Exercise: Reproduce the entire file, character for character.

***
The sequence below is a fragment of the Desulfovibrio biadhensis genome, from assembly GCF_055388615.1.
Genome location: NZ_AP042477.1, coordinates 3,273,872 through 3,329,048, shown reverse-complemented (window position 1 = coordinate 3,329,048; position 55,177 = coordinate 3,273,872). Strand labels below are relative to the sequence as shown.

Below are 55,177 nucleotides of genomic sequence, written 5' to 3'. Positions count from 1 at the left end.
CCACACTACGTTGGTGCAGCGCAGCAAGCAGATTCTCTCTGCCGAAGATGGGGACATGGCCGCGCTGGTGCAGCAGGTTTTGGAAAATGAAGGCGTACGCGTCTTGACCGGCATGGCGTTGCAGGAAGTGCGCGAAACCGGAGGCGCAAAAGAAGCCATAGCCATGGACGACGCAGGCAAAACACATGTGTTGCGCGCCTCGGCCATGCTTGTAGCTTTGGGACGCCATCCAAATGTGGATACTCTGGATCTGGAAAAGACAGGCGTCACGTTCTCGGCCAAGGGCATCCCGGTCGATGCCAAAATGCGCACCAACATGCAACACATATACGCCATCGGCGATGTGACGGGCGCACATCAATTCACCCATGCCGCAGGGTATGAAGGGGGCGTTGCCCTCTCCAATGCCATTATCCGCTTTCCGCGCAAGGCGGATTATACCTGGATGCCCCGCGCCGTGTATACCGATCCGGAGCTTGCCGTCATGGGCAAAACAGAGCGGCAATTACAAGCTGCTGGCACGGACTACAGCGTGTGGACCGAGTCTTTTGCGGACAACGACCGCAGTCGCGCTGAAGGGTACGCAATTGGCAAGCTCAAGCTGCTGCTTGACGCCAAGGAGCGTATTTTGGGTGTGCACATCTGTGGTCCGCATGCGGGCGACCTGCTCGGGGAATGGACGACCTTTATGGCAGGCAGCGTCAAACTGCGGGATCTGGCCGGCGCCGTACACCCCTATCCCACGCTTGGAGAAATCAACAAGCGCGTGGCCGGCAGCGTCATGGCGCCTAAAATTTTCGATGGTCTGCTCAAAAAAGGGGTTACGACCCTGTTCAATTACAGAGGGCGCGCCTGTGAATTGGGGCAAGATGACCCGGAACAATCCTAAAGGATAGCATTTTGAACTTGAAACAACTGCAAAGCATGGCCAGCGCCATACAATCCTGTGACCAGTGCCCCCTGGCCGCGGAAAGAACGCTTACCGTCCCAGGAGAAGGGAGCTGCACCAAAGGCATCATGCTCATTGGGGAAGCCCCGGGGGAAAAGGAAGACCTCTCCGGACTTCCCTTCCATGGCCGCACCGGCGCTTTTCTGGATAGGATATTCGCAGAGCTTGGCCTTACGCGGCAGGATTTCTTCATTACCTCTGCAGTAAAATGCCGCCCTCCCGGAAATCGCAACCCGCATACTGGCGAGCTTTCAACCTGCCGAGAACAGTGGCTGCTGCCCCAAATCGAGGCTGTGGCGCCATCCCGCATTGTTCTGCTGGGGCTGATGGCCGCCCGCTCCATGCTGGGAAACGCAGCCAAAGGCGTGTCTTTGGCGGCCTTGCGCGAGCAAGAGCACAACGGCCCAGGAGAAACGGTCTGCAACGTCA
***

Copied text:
The sequence below is a fragment of the Desulfovibrio biadhensis genome, from assembly GCF_055388615.1.
Genome location: NZ_AP042477.1, coordinates 3,273,872 through 3,329,048, shown reverse-complemented (window position 1 = coordinate 3,329,048; position 55,177 = coordinate 3,273,872). Strand labels below are relative to the sequence as shown.

Below are 55,177 nucleotides of genomic sequence, written 5' to 3'. Positions count from 1 at the left end.
CCACACTACGTTGGTGCAGCGCAGCAAGCAGATTCTCTCTGCCGAAGATGGGGACATGGCCGCGCTGGTGCAGCAGGTTTTGGAAAATGAAGGCGTACGCGTCTTGACCGGCATGGCGTTGCAGGAAGTGCGCGAAACCGGAGGCGCAAAAGAAGCCATAGCCATGGACGACGCAGGCAAAACACATGTGTTGCGCGCCTCGGCCATGCTTGTAGCTTTGGGACGCCATCCAAATGTGGATACTCTGGATCTGGAAAAGACAGGCGTCACGTTCTCGGCCAAGGGCATCCCGGTCGATGCCAAAATGCGCACCAACATGCAACACATATACGCCATCGGCGATGTGACGGGCGCACATCAATTCACCCATGCCGCAGGGTATGAAGGGGGCGTTGCCCTCTCCAATGCCATTATCCGCTTTCCGCGCAAGGCGGATTATACCTGGATGCCCCGCGCCGTGTATACCGATCCGGAGCTTGCCGTCATGGGCAAAACAGAGCGGCAATTACAAGCTGCTGGCACGGACTACAGCGTGTGGACCGAGTCTTTTGCGGACAACGACCGCAGTCGCGCTGAAGGGTACGCAATTGGCAAGCTCAAGCTGCTGCTTGACGCCAAGGAGCGTATTTTGGGTGTGCACATCTGTGGTCCGCATGCGGGCGACCTGCTCGGGGAATGGACGACCTTTATGGCAGGCAGCGTCAAACTGCGGGATCTGGCCGGCGCCGTACACCCCTATCCCACGCTTGGAGAAATCAACAAGCGCGTGGCCGGCAGCGTCATGGCGCCTAAAATTTTCGATGGTCTGCTCAAAAAAGGGGTTACGACCCTGTTCAATTACAGAGGGCGCGCCTGTGAATTGGGGCAAGATGACCCGGAACAATCCTAAAGGATAGCATTTTGAACTTGAAACAACTGCAAAGCATGGCCAGCGCCATACAATCCTGTGACCAGTGCCCCCTGGCCGCGGAAAGAACGCTTACCGTCCCAGGAGAAGGGAGCTGCACCAAAGGCATCATGCTCATTGGGGAAGCCCCGGGGGAAAAGGAAGACCTCTCCGGACTTCCCTTCCATGGCCGCACCGGCGCTTTTCTGGATAGGATATTCGCAGAGCTTGGCCTTACGCGGCAGGATTTCTTCATTACCTCTGCAGTAAAATGCCGCCCTCCCGGAAATCGCAACCCGCATACTGGCGAGCTTTCAACCTGCCGAGAACAGTGGCTGCTGCCCCAAATCGAGGCTGTGGCGCCATCCCGCATTGTTCTGCTGGGGCTGATGGCCGCCCGCTCCATGCTGGGAAACGCAGCCAAAGGCGTGTCTTTGGCGGCCTTGCGCGAGCAAGAGCACAACGGCCCAGGAGAAACGGTCTGCAACGTCA